Religion and Rationality
Religion and Rationality
The German Idealism of the Jewish Philosophers
"The Jew can play a creative role in nothing at all that concerns German life, neither in what is good nor in what is evil." This statement by Ernst Jünger has outlived the anti-Semitism of the conservative revolutionaries in whose name it was written more than a generation ago. I heard the identical assertion just a few years ago in the philosophy department of one of our great universities. As this version had it, Jews at best attain stardom of the second rank. At that time, when I was a student, I did not give it a second thought; I must have been occupied with reading Husserl, Wittgenstein, Scheler, and Simmel without realizing the descent of these scholars. However, the well-known philosophy professor who gainsaid the productivity of his Jewish colleagues did know of their origins. The stubbornness of the components of an ideology whose discrepancies could be conveyed by any lexicon is remarkable. If it were a matter of dissecting into pieces a form of the spirit such as that of German philosophy in the twentieth century, separating it out according to its parts, and putting it on the scales, then we would find in the domain supposedly reserved for German profundity a preponderance of those the same prejudice wants to assign to the outer court as merely critical talents.
It is not my intention here to offer another proof of what has long since been demonstrated. There is another situation much more in need of clarification: It remains astonishing how productively central motifs of the philosophy of German Idealism shaped so essentially by Protestantism can be developed in terms of the experience of the Jewish tradition. Because the legacy of the Kabbalah already flowed into and was absorbed by Idealism, its light seems to refract all the more richly in the spectrum of a spirit in which something of the spirit of Jewish mysticism lives on, in however hidden a way.
The abysmal and yet fertile relationship of the Jews with German philosophy shares in the social fate that once forced open the gates of the ghettos, for assimilation or reception of the Jews into bourgeois society became a reality only for the minority of Jewish intellectuals. Despite a century and a half of progressive emancipation, the broad mass of the Jewish people had not gotten beyond the formal aspects of equal rights. On the other hand, even the courtly Jews, like their successors, the Jewish bankers of the state of the nineteenth century, never became fully acceptable socially. Indeed, they had not striven so seriously to break down the barriers of their invisible ghetto; a universal emancipation would have threatened what privileges they possessed. Assimilation stretched only a thin protective layer around the permanently foreign body of Jewry. Its medium was a culture gained academically, its seal a baptism often socially coerced. If these cultivated Jews would give back to the culture intellectually as much as they owed to it, their social standing remained so ambivalent right into the 1920s that Ernst Jünger could not only deprecate their productivity as the "feuilleton prattle of civilization" but also put in question the process of assimilation: "To the same extent that the German will gains in sharpness and shape, it becomes increasingly impossible for the Jews to entertain even the slightest delusion that they can be Germans in Germany; they are faced with their final alternatives, which are, in Germany, either to be Jewish or not to be." This was in 1930, when those who could not adapt to a dubious politics of apartheid were already being offered the menacing promise that was so gruesomely kept in the concentration camps.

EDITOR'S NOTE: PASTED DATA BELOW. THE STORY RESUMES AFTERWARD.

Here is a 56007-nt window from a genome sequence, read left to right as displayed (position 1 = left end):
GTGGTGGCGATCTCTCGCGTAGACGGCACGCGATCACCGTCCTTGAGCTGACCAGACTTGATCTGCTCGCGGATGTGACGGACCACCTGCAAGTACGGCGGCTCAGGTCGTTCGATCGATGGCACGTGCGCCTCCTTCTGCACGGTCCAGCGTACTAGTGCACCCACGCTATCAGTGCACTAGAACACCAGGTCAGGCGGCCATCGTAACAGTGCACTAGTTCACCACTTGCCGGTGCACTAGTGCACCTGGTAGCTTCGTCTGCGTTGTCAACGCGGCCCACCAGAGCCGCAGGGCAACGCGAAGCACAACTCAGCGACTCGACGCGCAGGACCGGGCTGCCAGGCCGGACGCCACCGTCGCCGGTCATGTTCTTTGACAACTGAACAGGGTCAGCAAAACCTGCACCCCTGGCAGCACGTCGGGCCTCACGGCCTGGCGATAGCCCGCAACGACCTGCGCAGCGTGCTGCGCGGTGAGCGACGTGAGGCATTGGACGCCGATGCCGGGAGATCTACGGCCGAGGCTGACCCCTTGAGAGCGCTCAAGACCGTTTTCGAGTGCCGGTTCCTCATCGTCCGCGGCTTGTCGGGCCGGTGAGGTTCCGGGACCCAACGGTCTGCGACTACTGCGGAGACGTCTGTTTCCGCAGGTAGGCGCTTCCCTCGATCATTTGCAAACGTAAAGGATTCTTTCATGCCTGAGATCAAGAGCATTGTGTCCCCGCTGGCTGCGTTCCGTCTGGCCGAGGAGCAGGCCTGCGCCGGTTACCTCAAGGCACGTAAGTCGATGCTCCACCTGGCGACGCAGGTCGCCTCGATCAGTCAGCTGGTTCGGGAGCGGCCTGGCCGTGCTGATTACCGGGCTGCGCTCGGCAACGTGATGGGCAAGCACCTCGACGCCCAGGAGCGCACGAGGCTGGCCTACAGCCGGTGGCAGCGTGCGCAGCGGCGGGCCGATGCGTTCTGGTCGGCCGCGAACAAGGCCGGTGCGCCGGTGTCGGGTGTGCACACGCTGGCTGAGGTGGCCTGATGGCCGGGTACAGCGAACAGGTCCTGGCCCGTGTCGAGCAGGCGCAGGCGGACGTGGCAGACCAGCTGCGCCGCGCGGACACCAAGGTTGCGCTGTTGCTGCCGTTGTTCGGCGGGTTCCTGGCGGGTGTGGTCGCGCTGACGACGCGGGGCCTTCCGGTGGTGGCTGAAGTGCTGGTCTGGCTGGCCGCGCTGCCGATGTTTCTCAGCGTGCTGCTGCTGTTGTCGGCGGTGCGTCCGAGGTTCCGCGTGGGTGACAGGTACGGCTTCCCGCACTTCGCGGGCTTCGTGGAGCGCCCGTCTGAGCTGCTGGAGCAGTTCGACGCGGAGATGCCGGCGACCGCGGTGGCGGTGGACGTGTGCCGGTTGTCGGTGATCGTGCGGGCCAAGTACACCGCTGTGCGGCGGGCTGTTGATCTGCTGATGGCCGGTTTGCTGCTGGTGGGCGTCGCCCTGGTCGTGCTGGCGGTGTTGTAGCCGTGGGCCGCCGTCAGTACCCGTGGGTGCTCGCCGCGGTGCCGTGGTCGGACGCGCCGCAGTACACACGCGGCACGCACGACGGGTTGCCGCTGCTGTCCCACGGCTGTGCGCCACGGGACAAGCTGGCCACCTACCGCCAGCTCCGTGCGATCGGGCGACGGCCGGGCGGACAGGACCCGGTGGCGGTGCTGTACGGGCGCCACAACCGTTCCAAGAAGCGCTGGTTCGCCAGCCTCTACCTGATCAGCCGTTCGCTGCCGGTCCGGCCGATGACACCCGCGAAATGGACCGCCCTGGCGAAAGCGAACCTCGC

And so, precisely out of the marginal strata that had been assimilated most successfully, there emerged the spokesmen for a turning back of the German Jews to the origins of their own tradition. This